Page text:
Part 1: The Joy of Generosity

November 2, 2022

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Although it can be an uncomfortable topic to address and an easy one to ignore, learning the joy of generosity is key to our growth as Christians. In this first part of a three-part video series, Senior Pastor Jason Harris discusses how the early Christians shared their money and possessions voluntarily, responsively, and sacrificially and what that means for us today.

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    Christianity does not merely encourage generosity in general, but financial giving in particular. Almost everyone knows at least a little something about that. But that is where the familiarity ends. The truth is that even those who would consider themselves active, committed Christians are a little hazy on what exactly Christianity teaches about giving, why it matters, and how we should practice it.

    This is often a source of skepticism because we have all heard stories of how church leaders have abused their position by embezzling funds or mismanaging money. They have twisted people’s arms in order to manipulate them to give to the church or some other cause, but it was all just a ploy to line their own pockets. We shouldn’t be surprised if some people cringe when it comes time in the worship service to “pass the plate.”

    Personally, that’s why I was hesitant to say anything too pointed about money in the earlier years of my ministry. I didn’t want to be associated with the sleaze. Let people figure it out on their own! But I’ve since come to see that learning the joy of generosity is key to our growth as Christians. Refusing to speak about it, robs people of the opportunity to excel in the grace of God. 

    At this point, you might be tempted to tune out, which just goes to show how much we are willing to talk about other subjects, but we don’t want anyone telling us what to do with our money. But you should keep listening because this may be the vital next step in your spiritual development. 

    Jesus famously said: “Where your treasure is, there will your heart be also.” If I wanted to figure out what you truly value in life, I wouldn’t pay too much attention to what you say. After all, talk is cheap. I would focus on what you do. Even better, I could ask you to share your calendar with me and let me see where you invest your time. That would tell me a lot about your priorities. Still more, if I really wanted to know what is most important to you, I could ask you to share your bank statements with me and let me see how you spend and save your money. Anyone willing to do that? That wouldn’t tell me everything, but it would certainly tell me a great deal about what really matters to you, despite what you might say. “Where your treasure is, there will your heart be also.” When we turn to Jesus in faith, we undergo a conversion of our head, our heart, and our will. The last thing that is often converted is our wallet.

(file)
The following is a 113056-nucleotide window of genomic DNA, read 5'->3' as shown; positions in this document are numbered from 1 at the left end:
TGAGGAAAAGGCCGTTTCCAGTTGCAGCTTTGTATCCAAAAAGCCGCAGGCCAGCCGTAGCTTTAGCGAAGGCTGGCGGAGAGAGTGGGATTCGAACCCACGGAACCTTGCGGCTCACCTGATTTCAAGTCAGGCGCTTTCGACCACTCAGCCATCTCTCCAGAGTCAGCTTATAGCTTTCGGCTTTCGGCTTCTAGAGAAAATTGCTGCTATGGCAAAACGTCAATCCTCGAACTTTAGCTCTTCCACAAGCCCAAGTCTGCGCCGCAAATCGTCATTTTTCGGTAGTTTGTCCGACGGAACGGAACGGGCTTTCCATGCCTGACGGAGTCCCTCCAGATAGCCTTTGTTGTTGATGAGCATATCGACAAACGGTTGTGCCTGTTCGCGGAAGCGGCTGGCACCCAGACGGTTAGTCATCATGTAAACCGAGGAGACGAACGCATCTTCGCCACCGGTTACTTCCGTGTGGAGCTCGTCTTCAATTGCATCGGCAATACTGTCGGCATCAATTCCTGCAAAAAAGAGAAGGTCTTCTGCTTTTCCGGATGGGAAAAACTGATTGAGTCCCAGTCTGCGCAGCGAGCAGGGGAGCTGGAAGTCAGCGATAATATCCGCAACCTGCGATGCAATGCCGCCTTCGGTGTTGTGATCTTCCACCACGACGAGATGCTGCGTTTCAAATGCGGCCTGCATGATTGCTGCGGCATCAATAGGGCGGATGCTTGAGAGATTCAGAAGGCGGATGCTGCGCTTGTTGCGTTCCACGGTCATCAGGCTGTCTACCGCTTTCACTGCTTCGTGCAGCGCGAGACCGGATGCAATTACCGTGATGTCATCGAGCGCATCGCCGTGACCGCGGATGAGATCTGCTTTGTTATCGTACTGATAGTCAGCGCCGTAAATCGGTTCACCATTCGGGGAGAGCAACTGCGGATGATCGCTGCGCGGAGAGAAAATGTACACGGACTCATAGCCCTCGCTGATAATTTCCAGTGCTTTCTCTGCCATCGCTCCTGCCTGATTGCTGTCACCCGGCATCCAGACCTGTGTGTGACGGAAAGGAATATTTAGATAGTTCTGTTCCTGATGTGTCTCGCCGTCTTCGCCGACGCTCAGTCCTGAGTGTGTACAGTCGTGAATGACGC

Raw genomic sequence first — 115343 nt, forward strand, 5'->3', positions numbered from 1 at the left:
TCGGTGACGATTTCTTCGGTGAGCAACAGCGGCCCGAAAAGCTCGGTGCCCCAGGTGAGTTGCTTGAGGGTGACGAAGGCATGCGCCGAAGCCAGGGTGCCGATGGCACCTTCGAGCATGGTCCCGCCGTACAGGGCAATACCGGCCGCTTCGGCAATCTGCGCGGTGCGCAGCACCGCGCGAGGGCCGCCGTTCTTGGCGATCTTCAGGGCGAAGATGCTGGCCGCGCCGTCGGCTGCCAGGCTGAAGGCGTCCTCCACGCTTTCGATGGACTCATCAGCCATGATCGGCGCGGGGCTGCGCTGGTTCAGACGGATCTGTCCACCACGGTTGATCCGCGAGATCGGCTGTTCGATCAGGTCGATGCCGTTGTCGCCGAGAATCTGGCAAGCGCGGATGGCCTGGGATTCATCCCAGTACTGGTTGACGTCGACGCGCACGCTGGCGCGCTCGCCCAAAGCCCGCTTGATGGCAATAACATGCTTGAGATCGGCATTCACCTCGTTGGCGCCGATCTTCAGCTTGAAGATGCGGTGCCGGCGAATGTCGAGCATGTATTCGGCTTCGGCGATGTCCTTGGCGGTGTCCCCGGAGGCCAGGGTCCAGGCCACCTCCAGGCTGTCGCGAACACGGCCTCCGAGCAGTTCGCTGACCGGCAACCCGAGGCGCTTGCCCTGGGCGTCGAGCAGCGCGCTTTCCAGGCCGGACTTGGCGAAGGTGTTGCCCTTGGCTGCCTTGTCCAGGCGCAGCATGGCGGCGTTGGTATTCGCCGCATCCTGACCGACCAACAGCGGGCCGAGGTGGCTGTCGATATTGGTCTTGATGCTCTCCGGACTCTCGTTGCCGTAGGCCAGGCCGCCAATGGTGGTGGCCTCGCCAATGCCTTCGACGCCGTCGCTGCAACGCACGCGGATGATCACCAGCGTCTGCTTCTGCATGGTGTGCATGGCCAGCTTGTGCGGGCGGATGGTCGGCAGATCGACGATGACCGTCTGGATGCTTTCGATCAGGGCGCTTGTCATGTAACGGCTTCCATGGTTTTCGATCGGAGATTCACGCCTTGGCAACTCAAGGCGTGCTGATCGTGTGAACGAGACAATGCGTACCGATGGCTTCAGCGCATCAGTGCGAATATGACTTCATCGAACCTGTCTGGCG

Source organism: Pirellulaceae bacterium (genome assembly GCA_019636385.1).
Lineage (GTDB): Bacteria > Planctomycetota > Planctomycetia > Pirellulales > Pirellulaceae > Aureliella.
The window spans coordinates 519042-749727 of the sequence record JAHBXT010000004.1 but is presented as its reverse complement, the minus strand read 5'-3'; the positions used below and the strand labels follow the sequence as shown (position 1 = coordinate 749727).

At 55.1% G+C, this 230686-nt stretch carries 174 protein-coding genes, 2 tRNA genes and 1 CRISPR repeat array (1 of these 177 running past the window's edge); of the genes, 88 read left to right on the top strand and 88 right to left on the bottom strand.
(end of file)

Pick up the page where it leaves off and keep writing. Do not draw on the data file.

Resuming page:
So what does Christianity have to say about giving? Here’s the basic teaching. We should give at least 10% of what we receive to our local church (that’s 10% of our gross income!), and we should give above and beyond that to other projects: targeted ministries, capital campaigns, special projects, or any other worthy cause. Where do we see that?

    In the Old Testament, believers were required to give a tenth (or a “tithe”) of the produce of their land and of their livestock. Those were, of course, the two primary ways people in the ancient world made a living. And according to Leviticus 27, the tithe “belongs to the Lord.” The tithe was used to support the work of the ministry carried out by the Levites who served in the tabernacle and later in the temple––and who, therefore, did not have any other means to provide for themselves (Numbers 18.21-27). Even the Levites were required to tithe what they received in order to support the work of the priests (Numbers 18.28).

    In addition to providing for the priests and Levites, the tithe was used to meet the needs of the most vulnerable members of their society: widows, orphans, and non-citizens who had taken up residence in the land (Deuteronomy 14.28-29).